Younger Adults story – Callum

Callum was and still is an adrenaline junkie. At 16, Callum started to make stunt videos for his YouTube channel. Unfortunately, during one of his stunt acts, Callum fell 30 feet. He sustained an extensive head trauma after hitting forehead on a stone window ledge and fell backwards onto the back of his head. He also sustained broken ribs, leg, arm and fractures in his spine.

Due to his injuries, Callum spent two years in hospital, six months of which he spent in intensive care. Callum has no memory of the accident at all and since then his memory is very muddled and comes in stages, a bit like dreams.

After a lot of surgery and rehabilitation Callum was moved to a facility to continue his rehabilitation, however he was not around those who had the same needs as him. This was not the best environment for Callum, but he made a lot of progress in just a year.

After a year Callum moved wards as he started to develop challenging behaviour, this is when Callum started to suffer with his own mental health and inevitably went downhill. His mobility soon started to decline, his behaviour got worse and he did not feel well supported. This is when his social worker decided to look into live-in care.

The social worker went to a lot of different care companies to find a live-in care package, but many were not able to meet Callum’s specific needs and a lot of hope was lost. Then, Callum met a new care needs assessor – John.

John carried out his assessment and felt Agincare were best suited to enable Callum to move back home and improve his quality of life.

Callum was carefully matched to Pawel who became his live-in care assistant. John stipulated that Pawel needed to have at least two weeks training with the current facility before Callum arrived home. This gave Callum a chance to have trust in Pawel and to get to know him better before the move.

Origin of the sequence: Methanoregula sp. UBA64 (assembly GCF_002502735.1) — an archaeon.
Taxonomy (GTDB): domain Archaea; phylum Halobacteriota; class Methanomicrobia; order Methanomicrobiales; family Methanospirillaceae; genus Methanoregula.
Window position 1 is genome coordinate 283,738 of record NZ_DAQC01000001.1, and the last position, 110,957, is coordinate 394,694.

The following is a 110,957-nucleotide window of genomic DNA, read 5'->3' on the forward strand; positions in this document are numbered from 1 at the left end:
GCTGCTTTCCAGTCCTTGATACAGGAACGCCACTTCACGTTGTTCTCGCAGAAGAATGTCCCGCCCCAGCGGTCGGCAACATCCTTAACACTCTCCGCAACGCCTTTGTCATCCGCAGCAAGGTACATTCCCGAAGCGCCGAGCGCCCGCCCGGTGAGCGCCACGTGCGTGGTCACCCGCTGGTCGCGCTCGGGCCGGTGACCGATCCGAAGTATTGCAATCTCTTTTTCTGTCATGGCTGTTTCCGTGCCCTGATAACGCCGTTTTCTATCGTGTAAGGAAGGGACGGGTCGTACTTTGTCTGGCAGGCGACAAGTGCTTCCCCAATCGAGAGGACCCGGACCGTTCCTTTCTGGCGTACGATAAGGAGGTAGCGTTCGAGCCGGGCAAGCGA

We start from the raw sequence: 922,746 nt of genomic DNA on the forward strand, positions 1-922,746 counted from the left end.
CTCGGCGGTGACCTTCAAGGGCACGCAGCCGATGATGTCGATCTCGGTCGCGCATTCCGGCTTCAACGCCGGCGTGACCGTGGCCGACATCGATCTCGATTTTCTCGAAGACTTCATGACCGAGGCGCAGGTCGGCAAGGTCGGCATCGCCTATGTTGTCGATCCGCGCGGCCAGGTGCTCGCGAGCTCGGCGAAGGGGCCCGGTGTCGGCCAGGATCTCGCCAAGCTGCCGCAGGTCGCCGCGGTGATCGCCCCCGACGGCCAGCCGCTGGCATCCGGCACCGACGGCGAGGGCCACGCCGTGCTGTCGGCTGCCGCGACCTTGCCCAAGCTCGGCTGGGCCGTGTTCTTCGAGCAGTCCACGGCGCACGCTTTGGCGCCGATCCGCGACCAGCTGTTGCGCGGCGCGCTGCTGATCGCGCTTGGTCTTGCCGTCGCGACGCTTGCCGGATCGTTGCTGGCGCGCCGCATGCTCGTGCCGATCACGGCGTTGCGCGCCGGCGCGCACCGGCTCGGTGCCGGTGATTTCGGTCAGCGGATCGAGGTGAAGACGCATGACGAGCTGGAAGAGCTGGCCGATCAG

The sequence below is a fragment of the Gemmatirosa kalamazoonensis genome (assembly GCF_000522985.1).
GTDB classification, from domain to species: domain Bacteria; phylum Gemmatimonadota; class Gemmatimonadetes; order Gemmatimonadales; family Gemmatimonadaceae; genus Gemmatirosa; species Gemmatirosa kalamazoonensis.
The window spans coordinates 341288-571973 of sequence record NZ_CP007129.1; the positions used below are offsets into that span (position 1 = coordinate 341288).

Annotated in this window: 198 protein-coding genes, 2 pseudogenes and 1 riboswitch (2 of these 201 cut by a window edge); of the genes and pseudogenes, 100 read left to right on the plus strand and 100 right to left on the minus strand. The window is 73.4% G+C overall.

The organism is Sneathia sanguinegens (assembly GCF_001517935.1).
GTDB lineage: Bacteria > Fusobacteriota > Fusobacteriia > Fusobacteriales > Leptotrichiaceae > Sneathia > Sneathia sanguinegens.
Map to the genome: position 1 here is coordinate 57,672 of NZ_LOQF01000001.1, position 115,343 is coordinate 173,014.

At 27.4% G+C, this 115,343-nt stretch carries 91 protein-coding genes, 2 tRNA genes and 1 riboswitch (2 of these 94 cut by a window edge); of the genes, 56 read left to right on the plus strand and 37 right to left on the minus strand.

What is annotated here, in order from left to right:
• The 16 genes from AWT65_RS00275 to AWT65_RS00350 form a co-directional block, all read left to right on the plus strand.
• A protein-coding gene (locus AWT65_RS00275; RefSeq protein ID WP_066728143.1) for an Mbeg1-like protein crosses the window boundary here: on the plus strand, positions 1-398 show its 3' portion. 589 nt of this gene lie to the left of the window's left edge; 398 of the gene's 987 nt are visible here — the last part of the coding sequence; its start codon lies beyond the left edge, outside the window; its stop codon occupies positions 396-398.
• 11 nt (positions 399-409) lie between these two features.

It was not an easy start as this was a very emotional time for Callum. Callum finds it difficult to process emotions which puts him at risk of misunderstanding information and being misunderstood.

Pawel was very patient and was able to handle most situations that came up. With some initial support from social services and his neurologist specialist, Pawel and Callum have worked together so well that Callum has now been discharged from any support groups, with Agincare managing his care entirely.

Since Callum has been home, he has gained more memory and his mental health has improved. His speech has developed and he is now starting to draw and write poetry again!  Pawel is a great advocate for Callum and has lots of wonderful ideas to get him out in the community and socialising again.

Callum has a lot of friends and family with whom he is very close. Before live in-care, no one would visit as they felt uncomfortable around other residents at the previous facility. Callum could not see his young daughter due to the nature of the care home. He would have to wait weeks to see her when his ex-partner would allow him and only when Callum was visiting his mum at her house.

Now, Callum sees his daughter nearly every weekend and his mum has a very active role in Callum’s care, which she has wanted to do. Callum often has visitors – they turn up with pizza and a few beers.


Pawel takes Callum into town every other day. Every Friday (before lockdown) they attend live rock gigs in Weymouth in local pubs and clubs, which is the highlight of Callum’s week. In Callum’s view, “it makes me feel normal.”

Pawel and Jodie continue to look into more activities that Callum can do, such as swimming and attending the gym. Callum wants to do more wheelchair-based sports and would like to go kayaking and abseiling, all of which are no longer out of the realm of possibility. With live in care these possibilities are endless and Callum has hope for the future for the first time in five years.

The Agincare team work very closely with Callum. Pre COVID-19 Jodie, an Agincare field care supervisor visited Callum frequently to see how he was getting on and to review his care package, but also to visit as a friend. Due to restrictions these visits have been put on hold, but thanks to technology Jodie and Callum now have regular video calls.

Since COVID-19, Pawel has been unable to support Callum, but we were able to secure a new care worker, Miguel. Miguel has enabled Callum’s support to remain consistent during a difficult and uncertain time. Consistency with care has meant that Callum has continued to progress and has developed a new friendship with Miguel.

When asked what has been the biggest improvement for him since he has been under our care, Callum said, “All the staff from the DOM care, and live-in care workers, talk to me like a human being.”

“I have my life back to the best it can be, I can see my friends when I want and my family, I have a better sense of stoicism. I am so happy and want others in my position to have the same level of care I have, and most importantly… hope”.

Callum has expressed how grateful he is to Agincare for supporting him and giving him “more friends, in the form of Pawel and Jodie”.

To find out more about our support for younger adults with an acquired spinal cord injury, call us on 01305443115.